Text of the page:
Nucleotide-dependent allostery within the ABC transporter ATP-binding cassette: A computational study of the MJ0796 dimer
- Publication Type:
- Journal Article
- Journal of Biological Chemistry, 2007, 282 (31), pp. 22793 - 22803
- Issue Date:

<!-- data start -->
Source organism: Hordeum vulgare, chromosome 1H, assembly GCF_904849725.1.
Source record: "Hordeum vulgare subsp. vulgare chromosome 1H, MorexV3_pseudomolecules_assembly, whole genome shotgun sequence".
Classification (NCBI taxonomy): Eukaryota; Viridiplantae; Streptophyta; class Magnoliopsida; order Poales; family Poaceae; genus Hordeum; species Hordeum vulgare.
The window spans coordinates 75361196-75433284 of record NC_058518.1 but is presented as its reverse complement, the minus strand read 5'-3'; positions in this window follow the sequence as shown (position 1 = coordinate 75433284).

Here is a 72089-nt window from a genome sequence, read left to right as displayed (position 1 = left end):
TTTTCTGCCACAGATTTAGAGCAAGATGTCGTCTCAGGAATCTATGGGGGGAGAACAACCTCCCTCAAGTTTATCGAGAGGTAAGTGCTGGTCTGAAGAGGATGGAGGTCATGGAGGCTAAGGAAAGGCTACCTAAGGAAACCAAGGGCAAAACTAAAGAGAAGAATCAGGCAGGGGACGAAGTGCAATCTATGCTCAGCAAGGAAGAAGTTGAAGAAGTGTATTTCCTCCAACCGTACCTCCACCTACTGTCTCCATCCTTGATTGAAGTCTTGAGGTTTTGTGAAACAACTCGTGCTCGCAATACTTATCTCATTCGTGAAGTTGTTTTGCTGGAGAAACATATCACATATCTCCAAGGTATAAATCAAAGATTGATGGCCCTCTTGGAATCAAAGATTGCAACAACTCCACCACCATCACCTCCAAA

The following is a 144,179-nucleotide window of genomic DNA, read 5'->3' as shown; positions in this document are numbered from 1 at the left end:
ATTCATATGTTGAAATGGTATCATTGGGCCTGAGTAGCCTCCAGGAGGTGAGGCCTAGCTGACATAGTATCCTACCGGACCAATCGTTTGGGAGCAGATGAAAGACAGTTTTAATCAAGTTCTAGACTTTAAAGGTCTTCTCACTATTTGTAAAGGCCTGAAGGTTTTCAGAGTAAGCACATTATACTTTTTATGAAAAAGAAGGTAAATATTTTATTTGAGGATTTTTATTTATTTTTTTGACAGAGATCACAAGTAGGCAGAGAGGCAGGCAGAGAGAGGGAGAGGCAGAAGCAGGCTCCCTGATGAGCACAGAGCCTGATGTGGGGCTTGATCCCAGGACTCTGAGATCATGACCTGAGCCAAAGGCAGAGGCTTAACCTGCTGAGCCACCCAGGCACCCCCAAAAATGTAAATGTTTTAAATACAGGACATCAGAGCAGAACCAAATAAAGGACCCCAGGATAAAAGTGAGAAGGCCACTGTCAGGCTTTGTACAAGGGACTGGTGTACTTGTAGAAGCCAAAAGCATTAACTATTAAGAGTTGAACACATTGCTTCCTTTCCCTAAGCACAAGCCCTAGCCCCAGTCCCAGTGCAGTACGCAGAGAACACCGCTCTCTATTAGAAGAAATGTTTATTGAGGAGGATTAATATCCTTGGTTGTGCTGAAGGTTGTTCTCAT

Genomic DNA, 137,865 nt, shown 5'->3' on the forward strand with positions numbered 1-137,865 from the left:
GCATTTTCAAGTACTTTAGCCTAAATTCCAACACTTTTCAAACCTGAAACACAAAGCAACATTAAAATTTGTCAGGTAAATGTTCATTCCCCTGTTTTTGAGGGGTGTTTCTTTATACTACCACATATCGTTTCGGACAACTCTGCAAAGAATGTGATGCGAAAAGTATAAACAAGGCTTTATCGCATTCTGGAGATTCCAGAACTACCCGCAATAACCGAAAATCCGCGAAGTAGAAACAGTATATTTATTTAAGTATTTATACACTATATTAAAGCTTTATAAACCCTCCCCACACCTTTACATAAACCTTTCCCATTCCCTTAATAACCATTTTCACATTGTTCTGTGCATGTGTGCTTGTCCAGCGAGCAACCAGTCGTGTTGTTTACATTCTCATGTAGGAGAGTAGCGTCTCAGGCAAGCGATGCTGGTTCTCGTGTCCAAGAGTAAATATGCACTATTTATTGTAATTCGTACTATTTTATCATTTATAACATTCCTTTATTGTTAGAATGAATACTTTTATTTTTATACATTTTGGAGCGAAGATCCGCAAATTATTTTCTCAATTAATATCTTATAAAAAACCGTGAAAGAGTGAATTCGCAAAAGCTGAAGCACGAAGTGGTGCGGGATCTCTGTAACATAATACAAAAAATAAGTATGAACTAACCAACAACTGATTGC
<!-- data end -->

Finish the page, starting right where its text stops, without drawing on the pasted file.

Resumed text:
ATP-binding cassette transporters perform energy-dependent transmembrane solute trafficking in all organisms. These proteins often mediate cellular resistance to therapeutic drugs and are involved in a range of human genetic diseases. Enzymological studies have implicated a helical subdomain within the ATP-binding cassette nucleotide-binding domain in coupling ATP hydrolysis to solute transport in the transmembrane domains. Consistent with this, structural and computational analyses have indicated that the helical subdomain undergoes nucleotide-dependent movement relative to the core of the nucleotide-binding domain fold. Here we use theoretical methods to examine the allosteric nucleotide dependence of helical subdomain transitions to further elucidate its role in interactions between the transmembrane and nucleotide-binding domains. Unrestrained 30-ns molecular dynamics simulations of the ATP-bound, ADP-bound, and apo states of the MJ0796 monomer support the idea that interaction of a conserved glutamine residue with the catalytic metal mediates the rotation of the helical subdomain in response to nucleotide binding and hydrolysis. Simulations of the nucleotide-binding domain dimer revealed that ATP hydrolysis induces a large transition of one helical subdomain, resulting in an asymmetric conformation of the dimer not observed previously. A coarse-grained elastic network analysis supports this finding, revealing the existence of corresponding dynamic modes intrinsic to the contact topology of the protein. The implications of these findings for the coupling of ATP hydrolysis to conformational changes in the transmembrane domains required for solute transport are discussed in light of recent whole transporter structures. © 2007 by The American Society for Biochemistry and Molecular Biology, Inc.
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